“Leaf mittens from the West Fjords inspired me this colurful top. And to be more specific, leaf mittens belonging to Matthildur Guðmundsdóttir, inspired themselves by those from her mother, Sigríður Jakobsdottir.
When I designed the top, I stayed true to the motifs and original colors from Matthildur’s mittens.
First, I stayed true to the motifs and original colors
I later made a second version, much softer, with the newest colors from Ístex and that reminded of colors hand dyed with Icelandic plants. I had to adapt the Leaf motif: it was a 44 stitches repeat and that made it difficult to grade the top, since I wanted the motif to run without interruption around the waist. The shoulders are shaped very nicely with short rows and create a natural neckline at the yoke.”
The Leaf mittens tradition – There are many different types of mittens in Iceland, some typical from some areas of the country or even some families. The oldest Leaf mittens that can be found in Museums in Iceland are from the middle of the 19th century but the tradition is probably much older. Knitting came to Iceland in the 16th century and already in the 17th century you can find leaf patterns in the old Sjónabók (Icelandic pattern books). Why and how it went fashionable in the West fjords, nobody knows really. The mittens, like almost all the knit in Iceland, were knitted in the round on four needles and were, as their name suggests, decorated with a leaf pattern. They were different types of leaves that were given names: fimmtekinn (referring to number 5), sextekinn (to number 6), sjötekinn (to number 7) according to the number of rows needed for one leaf. It was repeated twice so that a man’s mitten would often have a 14 (sjötekinn) rows pattern whereas the women only 10 (fimmtekinn) or 12 (sextekinn) rows. Main color was often in natural colors, brown or white and the leaf pattern was usually yellow or green on a black background. There were smaller patterns, called for example “check”, “small leaf”, “tong” or “twist”, that were used on both sides of the big Leaf motif to get the right size for the mitten. Smaller patterns were also perfect for using the tiny bits of yarns – in those days when no color yarn could be wasted. The small patterns were also used to decorate the thumb. Mittens like this were knitted on very small needles (1,5 mm/ less than 0 US) with a fine band and they were for special occasions.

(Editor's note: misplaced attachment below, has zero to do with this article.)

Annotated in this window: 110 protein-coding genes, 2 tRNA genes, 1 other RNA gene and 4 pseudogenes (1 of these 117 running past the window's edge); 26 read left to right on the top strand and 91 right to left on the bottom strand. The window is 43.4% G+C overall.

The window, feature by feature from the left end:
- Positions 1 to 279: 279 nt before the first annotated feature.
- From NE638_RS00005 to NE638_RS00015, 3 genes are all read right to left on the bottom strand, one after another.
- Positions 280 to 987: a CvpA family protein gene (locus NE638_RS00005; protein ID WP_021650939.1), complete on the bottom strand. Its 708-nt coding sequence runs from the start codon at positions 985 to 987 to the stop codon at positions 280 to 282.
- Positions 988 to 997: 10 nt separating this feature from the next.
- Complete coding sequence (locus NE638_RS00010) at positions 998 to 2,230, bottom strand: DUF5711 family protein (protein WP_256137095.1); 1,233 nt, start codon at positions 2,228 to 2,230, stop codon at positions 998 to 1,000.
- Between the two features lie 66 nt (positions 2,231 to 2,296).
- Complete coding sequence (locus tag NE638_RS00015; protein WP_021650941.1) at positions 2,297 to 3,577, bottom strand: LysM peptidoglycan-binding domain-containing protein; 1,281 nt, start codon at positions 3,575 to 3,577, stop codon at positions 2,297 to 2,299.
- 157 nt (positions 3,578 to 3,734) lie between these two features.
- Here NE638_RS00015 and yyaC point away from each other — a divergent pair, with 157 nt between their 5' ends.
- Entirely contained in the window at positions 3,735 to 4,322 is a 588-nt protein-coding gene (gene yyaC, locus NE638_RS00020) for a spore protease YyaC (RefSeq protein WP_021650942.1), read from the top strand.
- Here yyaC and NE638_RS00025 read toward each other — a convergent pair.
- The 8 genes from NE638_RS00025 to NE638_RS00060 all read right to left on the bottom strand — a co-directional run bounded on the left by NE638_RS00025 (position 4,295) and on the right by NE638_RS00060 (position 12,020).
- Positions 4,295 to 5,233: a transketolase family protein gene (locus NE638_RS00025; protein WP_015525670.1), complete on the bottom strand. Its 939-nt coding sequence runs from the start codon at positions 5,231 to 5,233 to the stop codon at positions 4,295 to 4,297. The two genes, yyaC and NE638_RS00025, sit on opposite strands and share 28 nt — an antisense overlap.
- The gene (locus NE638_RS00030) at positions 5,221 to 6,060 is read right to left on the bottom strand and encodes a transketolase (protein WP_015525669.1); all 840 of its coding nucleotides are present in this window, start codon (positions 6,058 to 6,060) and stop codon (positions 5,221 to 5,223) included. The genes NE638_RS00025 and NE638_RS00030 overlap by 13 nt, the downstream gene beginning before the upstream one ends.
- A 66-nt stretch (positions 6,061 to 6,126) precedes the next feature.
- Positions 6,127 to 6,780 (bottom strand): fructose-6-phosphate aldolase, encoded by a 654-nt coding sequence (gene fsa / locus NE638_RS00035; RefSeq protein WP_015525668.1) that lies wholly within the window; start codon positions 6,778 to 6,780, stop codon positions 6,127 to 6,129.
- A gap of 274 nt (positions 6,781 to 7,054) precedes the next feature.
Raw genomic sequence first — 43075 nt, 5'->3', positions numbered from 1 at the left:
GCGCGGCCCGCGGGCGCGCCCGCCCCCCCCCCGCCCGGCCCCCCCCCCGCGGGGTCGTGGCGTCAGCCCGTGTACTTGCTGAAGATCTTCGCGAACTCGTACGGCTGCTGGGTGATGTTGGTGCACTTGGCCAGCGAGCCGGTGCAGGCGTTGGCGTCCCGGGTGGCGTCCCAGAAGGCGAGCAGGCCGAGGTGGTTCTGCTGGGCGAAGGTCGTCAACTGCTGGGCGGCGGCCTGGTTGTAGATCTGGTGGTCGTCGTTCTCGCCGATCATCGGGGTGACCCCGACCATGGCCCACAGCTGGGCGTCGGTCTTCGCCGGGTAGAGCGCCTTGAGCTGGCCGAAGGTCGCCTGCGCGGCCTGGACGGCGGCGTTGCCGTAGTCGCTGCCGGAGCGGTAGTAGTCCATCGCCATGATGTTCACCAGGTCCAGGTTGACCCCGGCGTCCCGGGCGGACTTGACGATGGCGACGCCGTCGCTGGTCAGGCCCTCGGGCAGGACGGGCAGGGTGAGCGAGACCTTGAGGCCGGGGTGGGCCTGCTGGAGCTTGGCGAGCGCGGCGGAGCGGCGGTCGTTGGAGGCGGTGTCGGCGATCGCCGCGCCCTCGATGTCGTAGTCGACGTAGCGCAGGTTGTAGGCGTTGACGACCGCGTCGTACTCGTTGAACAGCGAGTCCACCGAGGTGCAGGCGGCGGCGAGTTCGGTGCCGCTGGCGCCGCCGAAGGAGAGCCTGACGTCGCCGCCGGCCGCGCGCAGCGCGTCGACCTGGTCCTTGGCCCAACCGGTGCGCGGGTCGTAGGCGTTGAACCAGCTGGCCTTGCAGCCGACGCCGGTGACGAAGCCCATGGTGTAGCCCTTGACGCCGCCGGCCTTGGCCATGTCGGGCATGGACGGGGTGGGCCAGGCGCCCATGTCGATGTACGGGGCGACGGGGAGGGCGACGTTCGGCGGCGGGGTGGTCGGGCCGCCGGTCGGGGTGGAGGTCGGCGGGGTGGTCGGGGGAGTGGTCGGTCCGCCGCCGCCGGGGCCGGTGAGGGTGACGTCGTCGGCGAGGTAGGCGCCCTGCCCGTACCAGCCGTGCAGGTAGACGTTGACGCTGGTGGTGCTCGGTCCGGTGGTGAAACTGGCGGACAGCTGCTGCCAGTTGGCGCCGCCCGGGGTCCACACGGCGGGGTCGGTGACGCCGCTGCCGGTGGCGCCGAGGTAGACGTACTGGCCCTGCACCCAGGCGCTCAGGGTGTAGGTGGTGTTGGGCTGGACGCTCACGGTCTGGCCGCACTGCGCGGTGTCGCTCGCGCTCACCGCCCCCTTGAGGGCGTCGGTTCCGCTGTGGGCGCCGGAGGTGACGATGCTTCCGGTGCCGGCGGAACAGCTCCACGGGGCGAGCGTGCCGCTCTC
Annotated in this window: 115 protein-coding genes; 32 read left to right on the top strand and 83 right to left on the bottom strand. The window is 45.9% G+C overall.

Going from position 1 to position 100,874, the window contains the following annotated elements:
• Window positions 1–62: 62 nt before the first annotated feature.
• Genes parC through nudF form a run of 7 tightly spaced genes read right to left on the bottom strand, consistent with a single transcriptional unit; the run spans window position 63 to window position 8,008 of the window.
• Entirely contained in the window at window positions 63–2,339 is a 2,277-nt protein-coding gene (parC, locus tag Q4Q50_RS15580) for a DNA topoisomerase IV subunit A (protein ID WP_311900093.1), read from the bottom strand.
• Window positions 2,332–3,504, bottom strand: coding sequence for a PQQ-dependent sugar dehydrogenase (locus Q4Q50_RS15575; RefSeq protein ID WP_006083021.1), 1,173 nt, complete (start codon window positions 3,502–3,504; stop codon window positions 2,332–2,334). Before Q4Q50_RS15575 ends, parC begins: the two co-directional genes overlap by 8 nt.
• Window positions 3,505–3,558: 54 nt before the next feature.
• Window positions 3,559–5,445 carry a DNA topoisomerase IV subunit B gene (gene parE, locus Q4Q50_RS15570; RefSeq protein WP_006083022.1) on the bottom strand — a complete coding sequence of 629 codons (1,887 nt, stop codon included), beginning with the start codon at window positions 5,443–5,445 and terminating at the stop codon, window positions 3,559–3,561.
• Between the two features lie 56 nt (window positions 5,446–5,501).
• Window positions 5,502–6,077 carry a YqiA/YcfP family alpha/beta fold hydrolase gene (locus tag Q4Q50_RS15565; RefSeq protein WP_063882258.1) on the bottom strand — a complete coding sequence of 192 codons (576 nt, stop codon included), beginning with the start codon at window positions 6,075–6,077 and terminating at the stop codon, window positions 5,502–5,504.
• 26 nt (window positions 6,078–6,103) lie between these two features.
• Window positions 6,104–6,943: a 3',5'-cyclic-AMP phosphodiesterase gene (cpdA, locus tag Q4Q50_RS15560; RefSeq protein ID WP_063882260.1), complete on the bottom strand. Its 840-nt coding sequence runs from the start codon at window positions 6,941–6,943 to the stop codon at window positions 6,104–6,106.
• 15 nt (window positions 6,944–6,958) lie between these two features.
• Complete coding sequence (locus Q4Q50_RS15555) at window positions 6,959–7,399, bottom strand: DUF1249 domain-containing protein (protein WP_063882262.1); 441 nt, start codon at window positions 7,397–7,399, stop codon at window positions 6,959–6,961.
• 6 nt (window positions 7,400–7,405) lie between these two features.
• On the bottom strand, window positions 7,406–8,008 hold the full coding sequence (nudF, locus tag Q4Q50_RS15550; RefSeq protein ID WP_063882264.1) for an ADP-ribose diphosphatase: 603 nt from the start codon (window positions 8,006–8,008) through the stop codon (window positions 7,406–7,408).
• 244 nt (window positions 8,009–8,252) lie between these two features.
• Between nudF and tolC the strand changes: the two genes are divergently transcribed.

Design: Hélène Magnússon
Size: slim fit XS(S,M,L,1X,2X)
Finished bust: 71(82,92,102,113,123.5) cm/ 28(32,36,40,44.5,48.5)”
Finished waist: 62.5(73,83.5?94?104?115) cm / 24.5(29,33,37,41,45)”
Body length to armhole: 32(34,36,38,40,42) cm / 12.5(13.5,14,15,16,16.5)”
Needles: circular needle 3 ½ mm / US 4
Gauge: 10×10 cm / 4”x4” = 23 sts x 31 rows over stocking stitch.
Yarn: Kambgarn from Istex 100% merino wool, 3 ply, 150 m, 50gr/skein
MC: shade 1205, 2(2,3,3,4,4) skeins
CC1 to CC5: shades 1206,1210,1211,1217, 9667, less than 20g each;
CC6: shade1212 leftover (cast on).
Black top: colors were discontinued in Mars 2011 but here are some equivalents (the green shade 0969 in the leaf pattern would be the only major change): MC 0059; CC1 to CC5 9664,1214,0969,1215,9667; CC6 1207
Beige top is a size XS and is a bit big over the breast on the – young! – model.
Black top is first prototype in size M; the length was altered and slightly lengthened.
Techniques: knitting in the round, stranded knitting, intarsia in the round (or alternatively duplicate sts), short rows.
Pattern: once you’ve your paiement, you will receive an email with a link to dowload the pattern PDF. We don’t send patterns by snailmail.
Errata: no mistake was found in this pattern.